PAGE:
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Medicine

'The Splice of Life' - A Q&A with Professor Diana Baralle

Published: 18 October 2018
Professor Baralle
Professor Diana Baralle

Diana Baralle, Professor of Genomic Medicine gave her inaugural lecture this week to a packed audience. She not only talked about what an amazing time it has been to work in the field of genetics where the genome can now be sequenced in under 24 hours, but also the personal challenges she has experience along the way and how they have contributed to her being a better doctor and scientist. Here she tells us about her current research and what excites her about the future.

Name: Diana Baralle
Position: Professor of Genomic Medicine
Research field: Genetics

 

What is your current research focus?

I run a translational research group that drives forward functional genomics to improve diagnosis. I investigate novel causes for rare disorders and in particular the role of RNA and splicing in genetic disease.

It is important to have a diagnosis for many reasons: prognosis, management, understanding of disease, prenatal testing, family cascade testing, treatment and future research.  Having a genetic diagnosis will also facilitate personalized medicine.


What have been your biggest ‘eureka’ moments in this field?

I don’t think there has been ‘one’ eureka moment really. But instead I worry that I have too many eureka moments all the time! The difficult thing is deciding which are realistic and which to take forward.

I have however had many inspirational moments during my career. My father is a scientist and I always admired him. He sowed the seed of enthusiasm for science. I worked at Great Ormond Street hospital as a junior doctor where I was constantly faced with rare disorders, and I asked myself how and why?


How would you describe the rate of progress in your research field that you’ve witnessed?

Light speed…

Genetics and genomics are revolutionizing medicine. The technology used to look at genes now is amazing. As I said we can now sequence a whole genome in 24 hours. Of course after that we have to interpret the data produced.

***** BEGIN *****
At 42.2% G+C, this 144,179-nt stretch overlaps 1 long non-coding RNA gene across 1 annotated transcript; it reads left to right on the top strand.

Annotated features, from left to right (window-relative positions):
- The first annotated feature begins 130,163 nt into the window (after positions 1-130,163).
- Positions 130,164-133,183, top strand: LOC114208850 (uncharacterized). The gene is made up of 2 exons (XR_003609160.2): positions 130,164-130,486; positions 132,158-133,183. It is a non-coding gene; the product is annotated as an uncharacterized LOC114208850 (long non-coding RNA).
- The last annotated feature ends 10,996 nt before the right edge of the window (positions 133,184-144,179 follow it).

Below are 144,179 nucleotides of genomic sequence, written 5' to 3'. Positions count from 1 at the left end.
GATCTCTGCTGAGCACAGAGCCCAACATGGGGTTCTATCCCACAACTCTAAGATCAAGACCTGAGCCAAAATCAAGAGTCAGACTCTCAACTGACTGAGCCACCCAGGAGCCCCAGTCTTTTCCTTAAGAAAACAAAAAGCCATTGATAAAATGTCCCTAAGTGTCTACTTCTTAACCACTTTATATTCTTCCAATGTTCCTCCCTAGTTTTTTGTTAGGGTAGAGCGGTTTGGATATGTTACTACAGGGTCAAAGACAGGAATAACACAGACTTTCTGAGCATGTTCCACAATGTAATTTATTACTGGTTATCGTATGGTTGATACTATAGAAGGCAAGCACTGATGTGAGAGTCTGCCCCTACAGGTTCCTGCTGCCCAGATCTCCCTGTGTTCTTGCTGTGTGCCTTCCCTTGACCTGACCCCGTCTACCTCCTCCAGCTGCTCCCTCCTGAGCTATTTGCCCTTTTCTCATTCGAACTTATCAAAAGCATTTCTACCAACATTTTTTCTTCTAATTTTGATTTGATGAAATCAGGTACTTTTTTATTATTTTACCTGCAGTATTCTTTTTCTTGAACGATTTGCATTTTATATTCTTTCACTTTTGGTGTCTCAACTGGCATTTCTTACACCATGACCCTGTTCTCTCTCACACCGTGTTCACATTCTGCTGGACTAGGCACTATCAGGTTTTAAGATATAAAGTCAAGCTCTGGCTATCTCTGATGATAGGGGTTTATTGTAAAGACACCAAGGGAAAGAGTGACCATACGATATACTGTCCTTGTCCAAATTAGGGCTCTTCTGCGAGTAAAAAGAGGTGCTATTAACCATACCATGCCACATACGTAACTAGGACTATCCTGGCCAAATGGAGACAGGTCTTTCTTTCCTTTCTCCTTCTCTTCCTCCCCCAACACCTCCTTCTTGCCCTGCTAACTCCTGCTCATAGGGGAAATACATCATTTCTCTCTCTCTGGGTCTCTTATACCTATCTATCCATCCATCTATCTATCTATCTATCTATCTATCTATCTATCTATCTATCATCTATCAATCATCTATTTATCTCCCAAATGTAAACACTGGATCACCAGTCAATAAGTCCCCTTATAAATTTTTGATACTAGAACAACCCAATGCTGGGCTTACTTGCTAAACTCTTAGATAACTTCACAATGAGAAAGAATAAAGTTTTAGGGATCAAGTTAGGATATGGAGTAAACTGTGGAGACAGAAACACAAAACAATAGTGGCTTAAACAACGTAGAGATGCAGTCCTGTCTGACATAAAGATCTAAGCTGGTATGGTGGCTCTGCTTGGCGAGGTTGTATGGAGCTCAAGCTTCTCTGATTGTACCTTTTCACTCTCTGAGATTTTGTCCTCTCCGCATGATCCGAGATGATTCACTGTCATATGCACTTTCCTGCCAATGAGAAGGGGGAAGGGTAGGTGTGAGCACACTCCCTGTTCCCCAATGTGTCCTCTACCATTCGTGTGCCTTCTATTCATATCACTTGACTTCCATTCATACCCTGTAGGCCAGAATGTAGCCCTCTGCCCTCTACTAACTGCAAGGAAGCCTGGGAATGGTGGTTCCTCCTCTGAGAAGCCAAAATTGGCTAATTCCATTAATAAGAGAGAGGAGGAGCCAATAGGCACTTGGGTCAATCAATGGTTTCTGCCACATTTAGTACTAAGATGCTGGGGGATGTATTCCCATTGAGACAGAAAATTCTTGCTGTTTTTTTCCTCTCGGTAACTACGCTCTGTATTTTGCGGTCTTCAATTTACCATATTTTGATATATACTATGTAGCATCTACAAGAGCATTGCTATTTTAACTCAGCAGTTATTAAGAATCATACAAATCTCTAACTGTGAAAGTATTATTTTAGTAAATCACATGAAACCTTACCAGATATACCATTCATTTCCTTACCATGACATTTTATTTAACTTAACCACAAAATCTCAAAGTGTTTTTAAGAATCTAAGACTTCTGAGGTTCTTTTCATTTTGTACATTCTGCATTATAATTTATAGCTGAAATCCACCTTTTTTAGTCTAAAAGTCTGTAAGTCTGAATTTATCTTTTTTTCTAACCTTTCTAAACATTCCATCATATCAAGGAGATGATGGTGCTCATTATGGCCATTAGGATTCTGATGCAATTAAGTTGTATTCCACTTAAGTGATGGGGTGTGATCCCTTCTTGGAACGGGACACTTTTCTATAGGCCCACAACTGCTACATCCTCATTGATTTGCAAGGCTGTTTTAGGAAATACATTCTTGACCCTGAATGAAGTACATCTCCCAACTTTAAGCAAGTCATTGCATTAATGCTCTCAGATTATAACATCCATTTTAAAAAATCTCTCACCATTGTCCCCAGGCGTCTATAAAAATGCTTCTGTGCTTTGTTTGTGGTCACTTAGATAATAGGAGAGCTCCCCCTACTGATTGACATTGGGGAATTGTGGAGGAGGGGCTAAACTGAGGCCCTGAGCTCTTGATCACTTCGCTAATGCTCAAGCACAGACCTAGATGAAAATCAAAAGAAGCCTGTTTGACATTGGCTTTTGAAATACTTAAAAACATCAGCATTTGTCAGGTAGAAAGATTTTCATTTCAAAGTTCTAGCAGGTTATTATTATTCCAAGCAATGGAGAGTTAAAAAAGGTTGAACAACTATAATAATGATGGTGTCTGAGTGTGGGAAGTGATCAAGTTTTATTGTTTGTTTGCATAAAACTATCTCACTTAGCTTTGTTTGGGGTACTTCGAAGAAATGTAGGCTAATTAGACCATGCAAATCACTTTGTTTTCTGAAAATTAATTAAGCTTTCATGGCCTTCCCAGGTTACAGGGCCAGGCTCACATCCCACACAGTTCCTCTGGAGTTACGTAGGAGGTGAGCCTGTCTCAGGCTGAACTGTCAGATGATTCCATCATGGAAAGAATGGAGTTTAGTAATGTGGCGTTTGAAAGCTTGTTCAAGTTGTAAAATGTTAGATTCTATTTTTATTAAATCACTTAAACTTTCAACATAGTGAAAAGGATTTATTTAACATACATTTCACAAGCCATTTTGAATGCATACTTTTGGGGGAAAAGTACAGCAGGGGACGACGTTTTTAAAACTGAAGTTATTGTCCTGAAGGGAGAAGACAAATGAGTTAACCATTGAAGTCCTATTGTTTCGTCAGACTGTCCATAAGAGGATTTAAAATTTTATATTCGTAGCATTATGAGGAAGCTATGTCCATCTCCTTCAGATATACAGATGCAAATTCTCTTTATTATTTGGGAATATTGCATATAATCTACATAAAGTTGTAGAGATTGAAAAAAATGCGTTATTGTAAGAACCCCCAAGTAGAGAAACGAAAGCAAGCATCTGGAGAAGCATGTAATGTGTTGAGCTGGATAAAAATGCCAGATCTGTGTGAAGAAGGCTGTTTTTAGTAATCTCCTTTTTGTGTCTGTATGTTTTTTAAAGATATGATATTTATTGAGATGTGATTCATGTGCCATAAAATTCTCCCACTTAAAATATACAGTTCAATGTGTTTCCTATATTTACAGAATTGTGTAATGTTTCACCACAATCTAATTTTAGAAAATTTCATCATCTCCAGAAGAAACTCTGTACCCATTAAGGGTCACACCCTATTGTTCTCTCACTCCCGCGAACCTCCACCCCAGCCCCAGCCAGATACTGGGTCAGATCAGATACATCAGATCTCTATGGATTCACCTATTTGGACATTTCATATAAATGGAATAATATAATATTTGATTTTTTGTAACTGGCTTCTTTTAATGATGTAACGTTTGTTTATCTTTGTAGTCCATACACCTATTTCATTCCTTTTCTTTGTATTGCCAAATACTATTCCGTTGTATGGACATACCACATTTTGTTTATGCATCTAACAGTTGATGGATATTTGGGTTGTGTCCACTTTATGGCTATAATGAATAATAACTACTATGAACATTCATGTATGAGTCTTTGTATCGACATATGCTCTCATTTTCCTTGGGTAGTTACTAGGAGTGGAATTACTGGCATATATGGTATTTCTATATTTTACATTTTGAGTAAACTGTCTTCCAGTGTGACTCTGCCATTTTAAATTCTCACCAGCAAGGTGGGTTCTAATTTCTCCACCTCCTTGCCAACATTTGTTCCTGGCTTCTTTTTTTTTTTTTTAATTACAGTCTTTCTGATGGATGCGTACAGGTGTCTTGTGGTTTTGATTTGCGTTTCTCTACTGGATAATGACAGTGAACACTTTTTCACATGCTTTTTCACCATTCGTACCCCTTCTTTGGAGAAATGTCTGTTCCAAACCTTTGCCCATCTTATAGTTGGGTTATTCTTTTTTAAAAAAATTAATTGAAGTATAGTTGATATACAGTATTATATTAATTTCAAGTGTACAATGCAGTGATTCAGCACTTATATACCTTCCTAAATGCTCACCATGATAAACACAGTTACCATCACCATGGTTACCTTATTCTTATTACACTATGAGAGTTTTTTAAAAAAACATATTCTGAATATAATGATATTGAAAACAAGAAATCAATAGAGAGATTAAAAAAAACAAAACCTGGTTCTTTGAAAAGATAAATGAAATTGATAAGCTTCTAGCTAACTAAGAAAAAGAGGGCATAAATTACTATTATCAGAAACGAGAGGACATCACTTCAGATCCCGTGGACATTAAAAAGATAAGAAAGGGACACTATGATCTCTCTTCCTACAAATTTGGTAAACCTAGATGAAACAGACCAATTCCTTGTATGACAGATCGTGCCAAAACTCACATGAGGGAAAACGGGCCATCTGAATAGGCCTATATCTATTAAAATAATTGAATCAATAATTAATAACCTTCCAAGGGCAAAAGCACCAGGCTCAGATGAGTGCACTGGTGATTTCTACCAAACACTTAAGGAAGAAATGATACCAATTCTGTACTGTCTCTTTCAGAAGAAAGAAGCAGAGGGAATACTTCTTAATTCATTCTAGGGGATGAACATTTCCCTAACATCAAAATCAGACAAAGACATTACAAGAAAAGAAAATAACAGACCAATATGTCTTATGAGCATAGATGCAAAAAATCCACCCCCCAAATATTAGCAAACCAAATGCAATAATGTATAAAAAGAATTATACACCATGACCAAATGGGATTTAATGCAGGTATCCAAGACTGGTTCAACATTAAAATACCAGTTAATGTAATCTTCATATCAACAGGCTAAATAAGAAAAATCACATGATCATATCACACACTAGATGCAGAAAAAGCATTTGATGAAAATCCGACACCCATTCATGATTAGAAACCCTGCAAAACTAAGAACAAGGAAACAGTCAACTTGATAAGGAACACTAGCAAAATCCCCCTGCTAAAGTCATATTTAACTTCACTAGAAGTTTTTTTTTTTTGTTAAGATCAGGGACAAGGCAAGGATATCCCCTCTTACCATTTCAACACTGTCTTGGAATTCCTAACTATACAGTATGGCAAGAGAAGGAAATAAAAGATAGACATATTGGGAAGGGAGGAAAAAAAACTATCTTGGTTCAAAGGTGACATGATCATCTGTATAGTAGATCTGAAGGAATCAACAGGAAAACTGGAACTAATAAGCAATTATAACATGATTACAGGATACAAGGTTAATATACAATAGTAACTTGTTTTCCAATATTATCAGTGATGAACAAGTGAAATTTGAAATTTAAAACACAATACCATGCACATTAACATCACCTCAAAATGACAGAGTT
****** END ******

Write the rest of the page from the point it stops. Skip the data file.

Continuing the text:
How has the role of women in scientific research changed during the course of your career?

I’m not sure it’s changed and I still worry that we are losing too many women mid-career. It was not easy to be a doctor full time with on-call duty and then run a research lab with children. My husband was a great support and it would have been impossible without him. I would like to see better child care provision and flexible working in this country to help women (and men) with families.

I was inspired however by the genetics department in Southampton – there were already three female professors in genetics here. I don’t think there was another place like that in the UK.


What would you say is your proudest career achievement?

Probably graduating in Medicine mid-chemotherapy for Hodgkins Lymphoma.


What excites you most about the future of your research field?

The advances in sequencing technology alongside the drop in cost and increased accessibility mean that we are able to do more than ever before. We can sequence DNA and RNA. We can even do this in single cells. This alongside computing advances are pushing forward the interpretation of the data for patient benefit.

 

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